Different Types of Phone Systems and Their Uses

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As a society, we use all these different things daily and rarely (if ever) stop giving any individual item a second thought. There occasionally comes a time when you need to learn more about a given object or service. Today you have the opportunity to learn more about something that most of us use every single day, phones. This article is all about phone systems, the different types, and the differences between them, to be more specific.

First up, consider the different types of business phone systems. There are many kinds of phone systems; there are ones made just for businesses, ones made just for personal use, and ones that can be used. There are three basic business phone systems, The KSU system, the PBX, and VoIP. The first one we are going to talk about is the PBX system. PBX stands for Private Branch Exchange. This type of system uses programmable switching devices, which allow for automatic routing for incoming calls. One of the biggest advantages of this system is the UPS (Uninterruptible Power Supply), which allows for continued use for a limited amount of time after the loss of power in a facility. This fairly automated system is great for businesses with 40 or more employees. There is a modified version of the PBX system called a hosted PBX. The main difference is that the programmable switching devices are controlled by a telephone company rather than within the business itself.

Phone Systems

The second business-specific phone system we will talk about is the KSU system. KSU stands for Key System Unit; this system is the most basic. This easy-to-use system is only a good choice for businesses with less than 40 employees. This system lacks the portability and flexibility that other systems have and is the most comparable to a home phone system. There is a variation on this system referred to as KSU-Less. This version has the same capabilities but is more portable and flexible than its counterpart. The KSU system uses a central switching device, while the KSU-Less system does not. The biggest downfall of the KSU-Less system is that the most lines you can hope to have on this system are 10. Because of this, the KSU-Less system is best employed by a tiny business that does not intend to expand exponentially.

The third type of business phone system is the VoIP system. VoIP stands for Voice over Internet Protocol and is by far and wide the most advanced of these three systems. This system can host as many phone lines as a business needs and is incredibly portable and flexible. This is also the cheapest type of system for a business to use. There is no cost for any call made, and because this system works through the internet, a user can make calls to landlines, cell phones, and computer-to-computer calls. There is not a ton of required equipment with this system like others. A user needs an up-to-date computer with a microphone, speakers, and a strong internet connection to get started with a VoIP system. The main downfall of using a VoIP system is that if the power supply or internet connection is severed for any reason, you will lose your ability to use the system.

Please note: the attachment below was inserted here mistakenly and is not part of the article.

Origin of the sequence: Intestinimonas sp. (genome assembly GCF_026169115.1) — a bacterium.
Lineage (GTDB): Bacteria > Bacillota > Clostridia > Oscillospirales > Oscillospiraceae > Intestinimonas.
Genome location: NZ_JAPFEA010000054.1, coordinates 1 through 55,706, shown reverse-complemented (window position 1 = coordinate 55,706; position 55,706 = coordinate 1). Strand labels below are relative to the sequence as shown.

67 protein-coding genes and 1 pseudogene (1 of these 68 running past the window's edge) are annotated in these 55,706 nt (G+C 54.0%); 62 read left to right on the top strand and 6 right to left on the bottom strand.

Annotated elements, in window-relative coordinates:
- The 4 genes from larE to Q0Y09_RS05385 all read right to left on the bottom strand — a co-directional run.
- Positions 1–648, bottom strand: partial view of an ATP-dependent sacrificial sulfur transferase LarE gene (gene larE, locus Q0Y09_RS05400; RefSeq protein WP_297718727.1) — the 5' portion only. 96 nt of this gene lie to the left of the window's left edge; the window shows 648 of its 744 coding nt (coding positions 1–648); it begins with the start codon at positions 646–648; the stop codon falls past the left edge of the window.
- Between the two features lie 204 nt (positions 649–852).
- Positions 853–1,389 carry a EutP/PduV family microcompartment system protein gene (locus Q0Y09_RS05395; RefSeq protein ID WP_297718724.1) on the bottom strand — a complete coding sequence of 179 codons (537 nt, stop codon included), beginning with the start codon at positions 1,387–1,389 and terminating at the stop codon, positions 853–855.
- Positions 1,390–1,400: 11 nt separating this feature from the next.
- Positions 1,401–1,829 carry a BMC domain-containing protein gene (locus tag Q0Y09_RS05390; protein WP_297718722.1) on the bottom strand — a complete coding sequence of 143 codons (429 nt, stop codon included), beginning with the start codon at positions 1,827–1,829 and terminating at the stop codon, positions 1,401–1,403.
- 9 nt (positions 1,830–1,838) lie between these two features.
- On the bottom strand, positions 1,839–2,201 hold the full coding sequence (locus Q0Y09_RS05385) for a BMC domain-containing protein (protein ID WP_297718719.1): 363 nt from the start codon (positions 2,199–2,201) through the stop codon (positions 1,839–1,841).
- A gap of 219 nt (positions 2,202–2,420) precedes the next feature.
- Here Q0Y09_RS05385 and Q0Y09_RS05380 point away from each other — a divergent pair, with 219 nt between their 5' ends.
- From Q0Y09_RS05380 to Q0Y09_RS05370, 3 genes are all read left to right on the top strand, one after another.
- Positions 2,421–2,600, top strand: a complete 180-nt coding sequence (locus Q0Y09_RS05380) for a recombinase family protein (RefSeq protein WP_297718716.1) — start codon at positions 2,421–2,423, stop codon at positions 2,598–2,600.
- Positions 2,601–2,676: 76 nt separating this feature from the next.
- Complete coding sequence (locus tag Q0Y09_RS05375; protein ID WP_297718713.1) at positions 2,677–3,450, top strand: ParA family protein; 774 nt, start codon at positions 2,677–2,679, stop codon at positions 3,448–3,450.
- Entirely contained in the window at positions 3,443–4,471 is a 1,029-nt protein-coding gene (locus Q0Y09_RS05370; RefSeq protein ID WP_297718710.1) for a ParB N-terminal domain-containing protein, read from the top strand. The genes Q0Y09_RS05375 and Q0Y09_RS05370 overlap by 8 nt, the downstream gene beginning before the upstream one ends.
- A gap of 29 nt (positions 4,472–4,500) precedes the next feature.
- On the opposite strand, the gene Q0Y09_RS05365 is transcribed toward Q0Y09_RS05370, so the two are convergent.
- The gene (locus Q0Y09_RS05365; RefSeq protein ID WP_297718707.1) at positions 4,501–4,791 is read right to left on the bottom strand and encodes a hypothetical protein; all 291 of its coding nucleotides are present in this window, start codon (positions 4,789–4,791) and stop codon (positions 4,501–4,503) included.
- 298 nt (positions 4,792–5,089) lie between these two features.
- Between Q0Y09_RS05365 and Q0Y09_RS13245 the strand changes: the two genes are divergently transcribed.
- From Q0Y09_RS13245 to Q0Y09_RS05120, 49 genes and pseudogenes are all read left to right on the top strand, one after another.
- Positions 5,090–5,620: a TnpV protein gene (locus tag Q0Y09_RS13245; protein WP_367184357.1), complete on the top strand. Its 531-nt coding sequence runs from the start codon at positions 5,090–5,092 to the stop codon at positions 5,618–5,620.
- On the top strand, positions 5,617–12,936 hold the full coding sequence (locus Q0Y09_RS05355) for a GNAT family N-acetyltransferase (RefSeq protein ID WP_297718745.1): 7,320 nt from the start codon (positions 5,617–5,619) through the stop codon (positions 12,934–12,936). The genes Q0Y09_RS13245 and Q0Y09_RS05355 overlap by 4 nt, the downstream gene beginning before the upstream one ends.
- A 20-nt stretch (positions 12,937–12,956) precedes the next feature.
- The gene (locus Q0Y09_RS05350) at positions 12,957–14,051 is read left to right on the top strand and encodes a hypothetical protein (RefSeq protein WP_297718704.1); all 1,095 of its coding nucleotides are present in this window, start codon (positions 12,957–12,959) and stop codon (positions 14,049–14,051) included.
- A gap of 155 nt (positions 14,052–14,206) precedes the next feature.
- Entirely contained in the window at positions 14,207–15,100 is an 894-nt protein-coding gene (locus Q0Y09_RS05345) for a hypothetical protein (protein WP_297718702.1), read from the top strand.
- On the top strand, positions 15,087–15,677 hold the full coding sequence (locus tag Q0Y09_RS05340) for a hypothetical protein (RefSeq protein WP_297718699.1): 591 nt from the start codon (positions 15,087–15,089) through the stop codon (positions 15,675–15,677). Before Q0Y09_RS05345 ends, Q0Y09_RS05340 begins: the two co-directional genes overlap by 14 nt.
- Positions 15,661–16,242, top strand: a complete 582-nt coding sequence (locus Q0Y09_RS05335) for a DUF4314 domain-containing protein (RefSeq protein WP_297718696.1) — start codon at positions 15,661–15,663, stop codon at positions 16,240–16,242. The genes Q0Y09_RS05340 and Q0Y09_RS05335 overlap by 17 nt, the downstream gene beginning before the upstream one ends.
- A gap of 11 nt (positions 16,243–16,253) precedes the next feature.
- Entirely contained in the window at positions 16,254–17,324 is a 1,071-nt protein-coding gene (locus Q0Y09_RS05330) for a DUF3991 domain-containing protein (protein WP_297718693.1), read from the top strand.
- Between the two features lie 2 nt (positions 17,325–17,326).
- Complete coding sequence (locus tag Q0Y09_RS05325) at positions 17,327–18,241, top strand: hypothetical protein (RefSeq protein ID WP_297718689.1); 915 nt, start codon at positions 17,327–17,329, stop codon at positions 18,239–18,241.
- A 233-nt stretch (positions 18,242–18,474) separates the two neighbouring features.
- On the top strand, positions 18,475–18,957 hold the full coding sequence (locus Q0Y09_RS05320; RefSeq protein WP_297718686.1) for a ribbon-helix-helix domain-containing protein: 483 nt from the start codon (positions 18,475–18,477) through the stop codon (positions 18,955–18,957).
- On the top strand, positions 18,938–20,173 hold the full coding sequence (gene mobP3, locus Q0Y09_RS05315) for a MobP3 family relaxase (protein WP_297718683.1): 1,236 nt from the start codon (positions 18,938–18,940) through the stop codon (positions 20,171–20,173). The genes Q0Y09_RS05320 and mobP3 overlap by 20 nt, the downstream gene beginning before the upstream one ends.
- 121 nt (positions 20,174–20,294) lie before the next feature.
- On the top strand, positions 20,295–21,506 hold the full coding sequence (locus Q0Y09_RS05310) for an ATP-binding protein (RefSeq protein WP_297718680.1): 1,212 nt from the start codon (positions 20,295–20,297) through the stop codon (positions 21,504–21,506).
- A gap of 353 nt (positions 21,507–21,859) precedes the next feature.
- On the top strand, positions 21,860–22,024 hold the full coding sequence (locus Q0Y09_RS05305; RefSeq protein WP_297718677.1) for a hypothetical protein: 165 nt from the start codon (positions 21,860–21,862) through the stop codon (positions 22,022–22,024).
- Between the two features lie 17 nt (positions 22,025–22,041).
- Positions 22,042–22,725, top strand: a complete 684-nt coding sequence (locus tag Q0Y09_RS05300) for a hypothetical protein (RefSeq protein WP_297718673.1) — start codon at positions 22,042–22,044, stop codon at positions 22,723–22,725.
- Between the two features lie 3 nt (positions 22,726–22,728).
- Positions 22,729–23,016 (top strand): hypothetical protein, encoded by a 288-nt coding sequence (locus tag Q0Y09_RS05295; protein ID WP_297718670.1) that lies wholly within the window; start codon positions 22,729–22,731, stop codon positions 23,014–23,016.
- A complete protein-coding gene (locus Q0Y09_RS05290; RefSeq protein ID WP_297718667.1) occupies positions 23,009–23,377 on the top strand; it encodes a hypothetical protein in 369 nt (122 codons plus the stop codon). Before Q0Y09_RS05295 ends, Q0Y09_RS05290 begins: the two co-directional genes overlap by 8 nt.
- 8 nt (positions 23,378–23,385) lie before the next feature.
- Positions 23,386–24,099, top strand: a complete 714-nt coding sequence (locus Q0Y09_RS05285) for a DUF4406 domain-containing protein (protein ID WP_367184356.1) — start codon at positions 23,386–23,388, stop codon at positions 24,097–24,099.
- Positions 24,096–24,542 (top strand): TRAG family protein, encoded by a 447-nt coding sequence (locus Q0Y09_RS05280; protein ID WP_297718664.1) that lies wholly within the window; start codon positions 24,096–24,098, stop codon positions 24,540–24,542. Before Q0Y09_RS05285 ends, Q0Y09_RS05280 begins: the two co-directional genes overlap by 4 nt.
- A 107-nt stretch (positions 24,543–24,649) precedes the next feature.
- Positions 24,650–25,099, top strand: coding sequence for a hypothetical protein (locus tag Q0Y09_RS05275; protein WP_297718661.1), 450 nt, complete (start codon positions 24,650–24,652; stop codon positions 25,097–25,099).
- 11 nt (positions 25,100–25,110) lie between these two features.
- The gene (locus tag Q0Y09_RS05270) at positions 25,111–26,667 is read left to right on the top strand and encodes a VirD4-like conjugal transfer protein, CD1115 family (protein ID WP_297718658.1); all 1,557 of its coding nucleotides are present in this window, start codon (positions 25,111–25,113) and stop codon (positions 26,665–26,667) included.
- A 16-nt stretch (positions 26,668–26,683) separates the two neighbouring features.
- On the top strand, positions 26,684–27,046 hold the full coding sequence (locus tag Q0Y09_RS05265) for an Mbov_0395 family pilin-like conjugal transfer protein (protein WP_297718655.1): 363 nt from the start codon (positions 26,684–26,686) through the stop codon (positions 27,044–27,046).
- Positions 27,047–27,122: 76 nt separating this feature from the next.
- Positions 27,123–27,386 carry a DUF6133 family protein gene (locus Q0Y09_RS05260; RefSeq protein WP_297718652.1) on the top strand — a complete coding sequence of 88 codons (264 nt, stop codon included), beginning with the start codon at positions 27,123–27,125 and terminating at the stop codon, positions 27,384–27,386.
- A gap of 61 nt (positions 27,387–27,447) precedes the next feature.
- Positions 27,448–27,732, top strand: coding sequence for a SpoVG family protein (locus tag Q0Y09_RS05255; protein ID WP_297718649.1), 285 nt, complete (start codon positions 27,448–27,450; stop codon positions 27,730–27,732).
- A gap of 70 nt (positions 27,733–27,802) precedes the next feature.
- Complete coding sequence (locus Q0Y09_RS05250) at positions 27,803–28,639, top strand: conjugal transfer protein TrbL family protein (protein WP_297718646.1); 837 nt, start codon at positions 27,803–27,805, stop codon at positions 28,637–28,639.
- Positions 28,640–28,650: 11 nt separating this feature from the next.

The next type of system we will discuss is a hosted phone system. A hosted phone service simply means that your service comes from a telephone company instead of a system based within your facility. Many businesses use a hosted system because the provider is responsible for hardware and software updates and all system upgrades. This frees up quite a bit of a business’s budget, which is why it is often the preferred choice of companbig and small businesses. Several of the previously mentioned phone systems have hosted versions. This includes hosted PBX and hosted VoIP systems. For more information on Austin-hosted phone systems, click here.

Cloud phone systems are the next system up for discussion. They are often called Cloud phone systems because the information is passed and gathered through the “Cloud.” A Cloud system is an internet-based phone system and is another term for VoIP systems. Cloud or VoIP phone systems work by transmitting call signals through the internet and, therefore, circumvent phone companies and their fees, which is why calls near or far are always free through one of these phone systems.

Finally, what would an article about phone systems be without mentioning the ever-present mobile phone? A mobile phone (also referred to as a cell phone) can be employed for personal and business purposes. Identifying a mobile phone’s characterization is its ability to move to any location and still function. Cellular phones are not often used for business call centers like all other systems we have discussed, but they are often used for individuals within a given business. This generally includes business owners, CEOs, heads of a department, executives, etc. Regardless of how or where they their usee becoming one of the most prominently used phone services outside call centers.

Here you have a list of all of the most prominent types of phone systems currently available. Most of the methods talked about here are primarily used for call centers. However, many can also be used for other aspects of business and personal use. The KSU-Less system, for example, would be perfect for a small business owner with no more than 2 or 3 employees and those with no additional employees. The KSU-Less and the VoIP systems are recommended for individuals working from home. The list of which method is best in what setting is not definitive and is quite subjective. Hopefully, you now have the information you need to decide which phone system is right.

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